Food and Drug Administration, Department of Health and Human Services, Centers for Disease Control and American Red Cross have Safety of Donated Blood on the Agenda Sept. 10-12
Last update: 4:23 p.m. EDT Sept. 3, 2008 Sep 03, 2008 (BUSINESS WIRE) -- MEDIA ADVISORY:
WHAT: Officials from the U.S. Food and Drug Administration Blood Products Advisory Committee (BPAC) will meet with government institutions and top experts from academia and private industry on September 10, 11 and 12 in two separate meetings to address issues related to safety of the blood supply including:
-- Bacterial contamination of donated blood products for transfusion which can lead to sepsis (Sept. 10)
-- Risk of infectious disease such as malaria from blood donors traveling abroad, and impact on donor pool and blood shortages (Sept. 11)
-- Emerging concerns of U.S. diseases spread by ticks like babesiosis and lyme disease (Sept. 12)
WHY: All of these organizations are committed to ensuring the safety of the nation's blood supply. Recent fines against the American Red Cross have shed public light on concerns around contaminants in the blood supply and areas for improving blood product safety. For example:
-- 125 blood transfusion related fatalities were reported to the FDA in 2005 and 2006(1)
-- 1 in 3,000 units of platelet blood components are believed to be bacterially contaminated at time of transfusion(2) putting 1 in 500 patients at risk for sepsis (based on an average of 6 units of platelets per transfusion)
-- West Nile Virus took four years to identify and arguably more than 3,200 people were infected through blood transfusion(3)
-- FDA reported a total of five deaths related to transfusion-transmitted babesiosis in 2006 and 2007(4)
The FDA BPAC and Department of Health and Human Services Advisory Committee on Blood Safety and Availability (ACBSA) have previously met to discuss strategies to improve blood safety, including pathogen inactivation, a proactive approach to eradicate bacteria, viruses and pathogens from the blood supply.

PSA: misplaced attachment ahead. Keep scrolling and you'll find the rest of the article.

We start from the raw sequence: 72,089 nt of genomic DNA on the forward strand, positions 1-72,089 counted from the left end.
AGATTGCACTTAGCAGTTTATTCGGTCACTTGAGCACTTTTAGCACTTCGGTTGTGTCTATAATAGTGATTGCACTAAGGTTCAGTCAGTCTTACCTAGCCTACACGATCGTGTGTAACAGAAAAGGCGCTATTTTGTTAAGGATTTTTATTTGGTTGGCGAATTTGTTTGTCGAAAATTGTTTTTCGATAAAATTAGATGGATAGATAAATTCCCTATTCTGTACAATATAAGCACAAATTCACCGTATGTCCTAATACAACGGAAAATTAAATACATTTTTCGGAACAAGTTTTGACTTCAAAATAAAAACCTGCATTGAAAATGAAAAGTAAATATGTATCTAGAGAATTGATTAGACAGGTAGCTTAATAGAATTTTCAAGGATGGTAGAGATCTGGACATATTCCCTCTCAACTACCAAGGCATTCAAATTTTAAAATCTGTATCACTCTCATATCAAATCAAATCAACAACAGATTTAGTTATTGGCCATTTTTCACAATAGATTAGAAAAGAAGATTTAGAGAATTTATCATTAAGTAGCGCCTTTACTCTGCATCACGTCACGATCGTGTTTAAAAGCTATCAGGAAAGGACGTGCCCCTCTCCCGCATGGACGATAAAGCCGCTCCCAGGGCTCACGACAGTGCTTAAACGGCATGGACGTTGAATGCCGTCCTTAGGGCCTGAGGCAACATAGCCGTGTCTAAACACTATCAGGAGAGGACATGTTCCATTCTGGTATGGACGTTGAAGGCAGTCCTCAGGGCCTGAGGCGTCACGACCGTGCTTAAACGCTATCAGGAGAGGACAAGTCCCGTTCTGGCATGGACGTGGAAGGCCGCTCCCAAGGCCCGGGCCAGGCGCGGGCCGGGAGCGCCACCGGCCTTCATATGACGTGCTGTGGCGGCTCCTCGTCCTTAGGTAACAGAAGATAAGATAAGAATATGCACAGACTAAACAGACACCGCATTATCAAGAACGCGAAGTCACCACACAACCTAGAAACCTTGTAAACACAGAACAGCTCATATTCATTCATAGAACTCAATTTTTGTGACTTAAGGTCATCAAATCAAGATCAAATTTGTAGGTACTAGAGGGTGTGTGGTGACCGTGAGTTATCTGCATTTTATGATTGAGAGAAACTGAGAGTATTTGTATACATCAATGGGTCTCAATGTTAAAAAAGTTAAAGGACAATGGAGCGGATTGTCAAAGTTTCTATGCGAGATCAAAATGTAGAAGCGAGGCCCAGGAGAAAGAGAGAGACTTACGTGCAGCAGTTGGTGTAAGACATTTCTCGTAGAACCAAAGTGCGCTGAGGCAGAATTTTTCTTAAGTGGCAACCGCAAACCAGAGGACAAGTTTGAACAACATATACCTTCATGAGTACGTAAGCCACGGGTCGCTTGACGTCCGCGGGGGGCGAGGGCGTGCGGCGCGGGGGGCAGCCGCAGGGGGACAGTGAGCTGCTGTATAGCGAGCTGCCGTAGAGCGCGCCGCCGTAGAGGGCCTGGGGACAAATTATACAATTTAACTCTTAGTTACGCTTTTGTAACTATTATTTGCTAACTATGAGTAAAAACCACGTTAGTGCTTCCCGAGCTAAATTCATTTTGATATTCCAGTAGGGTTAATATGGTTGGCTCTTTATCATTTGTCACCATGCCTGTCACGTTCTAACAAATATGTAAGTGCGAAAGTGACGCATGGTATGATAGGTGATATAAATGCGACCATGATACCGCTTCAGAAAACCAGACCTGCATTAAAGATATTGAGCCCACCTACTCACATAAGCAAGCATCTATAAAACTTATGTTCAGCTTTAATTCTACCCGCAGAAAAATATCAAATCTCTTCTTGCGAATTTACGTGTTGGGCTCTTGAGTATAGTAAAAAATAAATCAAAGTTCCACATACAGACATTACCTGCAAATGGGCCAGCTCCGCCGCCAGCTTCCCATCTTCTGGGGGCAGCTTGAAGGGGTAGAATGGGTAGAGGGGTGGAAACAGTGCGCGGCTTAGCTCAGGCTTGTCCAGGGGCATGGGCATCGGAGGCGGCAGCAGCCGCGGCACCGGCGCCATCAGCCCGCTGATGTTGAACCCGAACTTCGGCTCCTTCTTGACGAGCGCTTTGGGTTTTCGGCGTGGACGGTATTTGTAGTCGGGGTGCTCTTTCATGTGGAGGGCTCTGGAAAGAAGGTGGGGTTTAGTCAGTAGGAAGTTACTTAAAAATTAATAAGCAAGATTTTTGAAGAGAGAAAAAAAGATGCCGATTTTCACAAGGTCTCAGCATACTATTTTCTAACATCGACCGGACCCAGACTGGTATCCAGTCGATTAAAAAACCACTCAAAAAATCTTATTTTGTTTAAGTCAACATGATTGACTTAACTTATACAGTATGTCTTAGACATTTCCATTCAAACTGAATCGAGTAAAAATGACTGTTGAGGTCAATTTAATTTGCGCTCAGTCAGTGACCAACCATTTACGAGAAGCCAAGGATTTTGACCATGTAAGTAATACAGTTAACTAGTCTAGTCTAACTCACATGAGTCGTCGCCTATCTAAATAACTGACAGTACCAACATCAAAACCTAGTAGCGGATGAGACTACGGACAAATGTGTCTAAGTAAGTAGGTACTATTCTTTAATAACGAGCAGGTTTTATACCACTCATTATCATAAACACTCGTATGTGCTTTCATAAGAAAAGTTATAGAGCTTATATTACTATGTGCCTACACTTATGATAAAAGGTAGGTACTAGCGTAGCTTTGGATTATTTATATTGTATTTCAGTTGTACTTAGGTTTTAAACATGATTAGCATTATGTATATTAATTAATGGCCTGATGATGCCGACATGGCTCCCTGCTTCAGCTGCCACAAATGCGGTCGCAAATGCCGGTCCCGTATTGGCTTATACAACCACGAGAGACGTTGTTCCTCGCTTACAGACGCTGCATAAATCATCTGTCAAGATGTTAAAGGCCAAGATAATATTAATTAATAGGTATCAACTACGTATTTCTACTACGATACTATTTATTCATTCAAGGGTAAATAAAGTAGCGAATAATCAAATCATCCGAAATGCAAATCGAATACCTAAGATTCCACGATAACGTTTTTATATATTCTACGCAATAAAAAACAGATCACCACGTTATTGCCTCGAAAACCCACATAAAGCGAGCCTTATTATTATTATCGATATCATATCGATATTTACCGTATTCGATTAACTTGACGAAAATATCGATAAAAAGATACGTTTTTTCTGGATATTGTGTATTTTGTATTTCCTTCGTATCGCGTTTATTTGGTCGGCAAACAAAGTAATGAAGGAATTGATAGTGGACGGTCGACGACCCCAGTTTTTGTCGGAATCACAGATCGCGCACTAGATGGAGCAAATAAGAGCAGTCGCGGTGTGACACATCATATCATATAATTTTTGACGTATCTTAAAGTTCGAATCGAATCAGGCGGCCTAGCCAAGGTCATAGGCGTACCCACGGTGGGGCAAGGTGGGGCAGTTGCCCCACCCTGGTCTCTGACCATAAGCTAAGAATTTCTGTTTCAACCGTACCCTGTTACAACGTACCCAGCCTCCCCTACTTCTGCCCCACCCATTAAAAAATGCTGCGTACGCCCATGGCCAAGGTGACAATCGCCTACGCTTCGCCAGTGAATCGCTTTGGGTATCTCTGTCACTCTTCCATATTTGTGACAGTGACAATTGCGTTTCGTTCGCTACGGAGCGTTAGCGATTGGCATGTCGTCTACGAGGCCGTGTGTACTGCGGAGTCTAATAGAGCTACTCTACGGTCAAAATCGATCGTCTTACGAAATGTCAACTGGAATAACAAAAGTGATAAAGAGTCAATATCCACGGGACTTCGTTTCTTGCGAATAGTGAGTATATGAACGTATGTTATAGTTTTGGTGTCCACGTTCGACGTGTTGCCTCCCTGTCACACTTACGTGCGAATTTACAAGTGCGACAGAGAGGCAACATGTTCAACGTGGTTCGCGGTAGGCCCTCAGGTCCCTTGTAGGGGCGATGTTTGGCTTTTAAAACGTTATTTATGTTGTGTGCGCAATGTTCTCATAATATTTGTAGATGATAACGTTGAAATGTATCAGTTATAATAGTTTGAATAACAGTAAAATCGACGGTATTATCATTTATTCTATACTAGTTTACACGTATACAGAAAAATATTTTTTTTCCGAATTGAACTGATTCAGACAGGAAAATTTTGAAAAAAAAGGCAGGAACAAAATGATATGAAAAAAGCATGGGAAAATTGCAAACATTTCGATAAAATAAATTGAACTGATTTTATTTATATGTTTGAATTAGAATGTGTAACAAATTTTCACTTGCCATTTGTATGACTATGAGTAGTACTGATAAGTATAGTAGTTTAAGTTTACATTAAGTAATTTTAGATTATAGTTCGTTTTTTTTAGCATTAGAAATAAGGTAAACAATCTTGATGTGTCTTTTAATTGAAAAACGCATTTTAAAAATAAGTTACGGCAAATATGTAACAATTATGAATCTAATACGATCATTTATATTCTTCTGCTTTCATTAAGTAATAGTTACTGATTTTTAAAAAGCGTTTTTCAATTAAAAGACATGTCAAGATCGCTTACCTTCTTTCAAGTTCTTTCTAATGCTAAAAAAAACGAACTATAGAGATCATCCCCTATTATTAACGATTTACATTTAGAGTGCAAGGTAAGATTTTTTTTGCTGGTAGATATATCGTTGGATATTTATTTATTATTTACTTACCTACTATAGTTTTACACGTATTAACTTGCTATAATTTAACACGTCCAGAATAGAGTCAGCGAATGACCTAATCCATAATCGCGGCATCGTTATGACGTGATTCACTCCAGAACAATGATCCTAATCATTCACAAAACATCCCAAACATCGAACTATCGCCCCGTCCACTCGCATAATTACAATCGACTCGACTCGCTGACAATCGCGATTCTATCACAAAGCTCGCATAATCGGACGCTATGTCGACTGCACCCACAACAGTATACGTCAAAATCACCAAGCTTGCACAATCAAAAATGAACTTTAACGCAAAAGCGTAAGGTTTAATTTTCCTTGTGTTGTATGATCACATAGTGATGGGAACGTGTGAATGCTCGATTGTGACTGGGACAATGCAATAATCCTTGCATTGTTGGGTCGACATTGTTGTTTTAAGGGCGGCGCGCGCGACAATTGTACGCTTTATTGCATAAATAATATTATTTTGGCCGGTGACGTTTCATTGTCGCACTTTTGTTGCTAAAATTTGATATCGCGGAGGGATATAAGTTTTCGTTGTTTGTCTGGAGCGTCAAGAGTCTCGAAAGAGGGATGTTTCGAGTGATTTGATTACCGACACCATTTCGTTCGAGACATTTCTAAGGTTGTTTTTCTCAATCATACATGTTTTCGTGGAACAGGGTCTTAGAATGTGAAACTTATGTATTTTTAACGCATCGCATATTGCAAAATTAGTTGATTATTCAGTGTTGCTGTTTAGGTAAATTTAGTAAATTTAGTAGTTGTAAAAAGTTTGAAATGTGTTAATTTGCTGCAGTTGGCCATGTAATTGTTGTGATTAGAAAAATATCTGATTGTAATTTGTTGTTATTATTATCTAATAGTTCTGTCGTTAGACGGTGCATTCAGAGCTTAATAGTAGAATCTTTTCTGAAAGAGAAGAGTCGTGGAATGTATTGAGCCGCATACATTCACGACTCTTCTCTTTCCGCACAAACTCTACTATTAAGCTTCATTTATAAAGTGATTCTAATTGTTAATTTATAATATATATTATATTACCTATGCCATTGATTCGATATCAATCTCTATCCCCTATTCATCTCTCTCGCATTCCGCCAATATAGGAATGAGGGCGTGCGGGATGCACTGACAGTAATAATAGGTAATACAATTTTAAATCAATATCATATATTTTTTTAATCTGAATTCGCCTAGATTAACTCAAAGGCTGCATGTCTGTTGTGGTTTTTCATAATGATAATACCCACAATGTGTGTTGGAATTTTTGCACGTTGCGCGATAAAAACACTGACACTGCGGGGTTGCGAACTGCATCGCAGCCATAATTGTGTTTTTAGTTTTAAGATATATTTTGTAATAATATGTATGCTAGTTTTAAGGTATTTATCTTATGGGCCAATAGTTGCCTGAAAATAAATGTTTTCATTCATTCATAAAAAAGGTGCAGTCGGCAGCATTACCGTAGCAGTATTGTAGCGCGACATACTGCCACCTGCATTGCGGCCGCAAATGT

HOW: Pathogen inactivation technologies have the ability to inactivate bacteria, viruses and parasites from donated blood that may not be detected by current diagnostic tests. Many European countries are currently using pathogen inactivation to safeguard their blood supply.
WHO: Speakers will include representatives from the American Red Cross, Centers for Disease Control, academic and industry experts. Learn more about areas for improvement of blood safety or to speak to an expert about pathogen inactivation and its anticipated benefits to the U.S. blood supply by speaking with:
-- Dr. Jeff McCullough, M.D., American Red Cross Professor, Transfusion Medicine, Professor, Laboratory Medicine & Pathology, University of Minnesota
-- Dr. Larry Corash, M.D., Chief Medical Officer, Cerus Corporation
WHEN / WHERE: FDA Meeting: Blood Products Advisory Committee Sept. 10, 2008, 8:00 a.m. to 5:45 p.m. Sept. 11, 2008, 8:00 a.m. to 3:00 p.m. Hilton Hotel, Washington, D.C./Rockville Executive Meeting Center, 1750 Rockville Pike, Rockville, MD 20852
"We are convening this workshop at the present time because FDA has observed a recent increase in the number of reports of transfusion-transmitted babesiosis..."
"...During the last 40 years, more than 60 cases of transfusion-transmitted babesiosis have been recognized in the United States. In years 2006 and 2007, FDA received a total of five reports of fatal transfusion-transmitted babesiosis (primary or contributory cause of death) in the United States..."
"Topics to be discussed include: (1) Biology, pathogenesis, transmission and epidemiology of babesiosis; (2) risk of Babesia infections through transfusion of blood and blood components; (3) laboratory methods to detect Babesia infections; and, (4) possible approaches, including donor deferral, and donor testing to reduce the risk of transfusion-transmitted babesiosis while minimizing the loss of otherwise suitable donors."
Posts: 621 | From US | Registered: Jun 2006
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in a case like this how long would it take for symptoms to start to show up? I'm asking because I had surgery back in 2002, but I didn't get sick till 2006. Could my system have held off the bacteria for 4 years?
I don't ever recall being bit by a tick. This just makes me think.
Posts: 158 | From Santa Monica | Registered: May 2007
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Thanks everyone for the replies. I emailed Melanie's information to her and I will follow up with a phone call to encourage her to get on antibiotic. I'm going to push for a full 400mg. Doxy for at least 4 weeks. She could not donate her blood first - she had a bleeding ulcer and by the time she decided she needed help - it was an emergency situation. She is such a good person - very caring - but does not take care of herself - always her work can't wait. Peedie
Posts: 641 | From So. CA | Registered: May 2008
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